There’s a lot we can talk about here, and I don’t mean to sound really dorky, but I’m just going to. I’m going to put it out there:
We’re not talking about qualitative data enough.
We read our reviews, we have meetings where we talk about customer feedback and how to make it better. We get together and constantly make decisions, from the manufacturer level on down to literally the janitor in the dealership, about whether or not we’re doing this right.
But we don’t ever assign a number to it. At least, most of us don’t.
There are plenty of reasons for this. None of us in this industry are dumb as dodos. Well, at least most of us aren’t. We’re just busy. And that’s the main problem – we’re all so busy that we’re running around trying to please customers and meet our sales goals that sometimes, we forget to hold ourselves (and each other) accountable for what is and isn’t working, for what’s going to get all of us to that next level.
When you put a metric to customer satisfaction and watch that metric over time, the game changes.
Let’s talk about the simple act of reputation management. Are you relying on your social media company or internal team to do this? Are they actually reporting to you not just on the number of friends, follows or likes you have, but how your community and your customers perceive you?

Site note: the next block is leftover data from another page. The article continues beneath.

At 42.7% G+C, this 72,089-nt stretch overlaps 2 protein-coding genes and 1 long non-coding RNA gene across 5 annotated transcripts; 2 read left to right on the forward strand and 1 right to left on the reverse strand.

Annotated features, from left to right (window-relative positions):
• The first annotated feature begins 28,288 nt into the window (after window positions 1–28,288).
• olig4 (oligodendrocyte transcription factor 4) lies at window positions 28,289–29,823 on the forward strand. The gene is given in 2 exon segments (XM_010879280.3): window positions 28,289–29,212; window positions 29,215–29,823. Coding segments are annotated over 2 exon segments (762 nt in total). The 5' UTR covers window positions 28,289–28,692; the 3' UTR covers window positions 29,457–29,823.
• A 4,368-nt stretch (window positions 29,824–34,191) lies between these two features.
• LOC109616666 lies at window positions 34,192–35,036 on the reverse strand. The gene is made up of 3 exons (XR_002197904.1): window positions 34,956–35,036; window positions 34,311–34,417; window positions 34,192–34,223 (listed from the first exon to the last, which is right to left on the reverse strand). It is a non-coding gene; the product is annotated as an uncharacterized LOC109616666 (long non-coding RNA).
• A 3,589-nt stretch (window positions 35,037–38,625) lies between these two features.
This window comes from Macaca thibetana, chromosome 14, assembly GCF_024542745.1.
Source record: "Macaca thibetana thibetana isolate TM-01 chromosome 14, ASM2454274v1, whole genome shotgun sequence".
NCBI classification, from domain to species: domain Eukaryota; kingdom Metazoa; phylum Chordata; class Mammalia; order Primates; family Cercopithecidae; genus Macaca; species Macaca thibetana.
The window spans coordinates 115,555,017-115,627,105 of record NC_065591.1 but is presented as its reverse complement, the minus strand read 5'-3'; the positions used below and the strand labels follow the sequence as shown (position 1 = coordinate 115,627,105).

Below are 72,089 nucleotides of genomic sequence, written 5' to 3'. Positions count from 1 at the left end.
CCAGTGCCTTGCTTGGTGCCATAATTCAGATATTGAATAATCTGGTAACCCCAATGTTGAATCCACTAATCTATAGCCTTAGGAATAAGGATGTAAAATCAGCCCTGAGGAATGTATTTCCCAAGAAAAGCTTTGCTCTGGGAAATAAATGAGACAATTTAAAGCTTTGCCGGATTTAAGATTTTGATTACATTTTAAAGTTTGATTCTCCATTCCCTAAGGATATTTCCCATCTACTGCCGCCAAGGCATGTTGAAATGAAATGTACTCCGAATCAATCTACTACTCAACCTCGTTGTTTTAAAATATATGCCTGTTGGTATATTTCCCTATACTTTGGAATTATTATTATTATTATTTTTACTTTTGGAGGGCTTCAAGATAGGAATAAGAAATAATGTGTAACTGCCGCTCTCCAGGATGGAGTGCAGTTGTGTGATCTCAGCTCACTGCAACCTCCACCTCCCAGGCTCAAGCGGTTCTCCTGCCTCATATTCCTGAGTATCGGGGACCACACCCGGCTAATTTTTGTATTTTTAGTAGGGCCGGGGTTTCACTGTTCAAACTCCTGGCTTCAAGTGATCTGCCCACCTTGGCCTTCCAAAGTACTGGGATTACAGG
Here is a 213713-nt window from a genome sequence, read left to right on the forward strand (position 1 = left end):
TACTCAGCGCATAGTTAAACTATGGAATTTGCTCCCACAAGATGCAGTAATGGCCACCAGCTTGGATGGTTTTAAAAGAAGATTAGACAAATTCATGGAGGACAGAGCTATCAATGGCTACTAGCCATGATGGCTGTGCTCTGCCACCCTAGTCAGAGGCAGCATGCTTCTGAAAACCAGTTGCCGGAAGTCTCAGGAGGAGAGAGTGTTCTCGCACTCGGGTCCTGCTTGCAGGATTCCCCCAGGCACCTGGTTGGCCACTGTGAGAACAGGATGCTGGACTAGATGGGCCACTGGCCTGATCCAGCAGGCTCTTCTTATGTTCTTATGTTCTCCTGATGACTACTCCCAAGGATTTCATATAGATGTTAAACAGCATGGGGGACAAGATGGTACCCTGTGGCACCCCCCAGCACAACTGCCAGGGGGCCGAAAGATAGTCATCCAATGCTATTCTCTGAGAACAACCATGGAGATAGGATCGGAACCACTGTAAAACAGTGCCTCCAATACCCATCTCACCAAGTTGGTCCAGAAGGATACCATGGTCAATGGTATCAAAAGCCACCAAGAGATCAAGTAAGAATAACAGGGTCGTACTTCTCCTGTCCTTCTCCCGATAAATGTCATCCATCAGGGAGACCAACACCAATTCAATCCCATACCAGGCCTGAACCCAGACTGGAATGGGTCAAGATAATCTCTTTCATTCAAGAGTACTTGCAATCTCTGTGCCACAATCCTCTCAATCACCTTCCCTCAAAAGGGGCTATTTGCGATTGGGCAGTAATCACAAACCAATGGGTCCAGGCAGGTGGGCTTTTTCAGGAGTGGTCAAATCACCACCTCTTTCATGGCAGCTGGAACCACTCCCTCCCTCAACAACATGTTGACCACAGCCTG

Numbers are just numbers unless they’re capped off with a meaningful activity that will improve them or address issues. It’s not enough to know how many people are listening – you have to know how they’re listening and what they’re saying about you, and set a benchmark to improve those numbers. Some more concrete ideas to focus on:
- # of negative/positive reviews over time
- Whether those negative or positive reviews are tied to an individual sales person or service
- # of stories about you in the local (or national!) news over time
- TV, paper and billboard circulation and dealership-wide response – plus how these numbers tie into digital
Don’t just make it about the sales numbers. Yes, that’s your bottom line – but if you’re not watching how your perception in your community or with your customers is changing over time and how to constantly make it better, your competitors are. And they’re besting you.
That’s not a game worth losing when it’s so simple to win.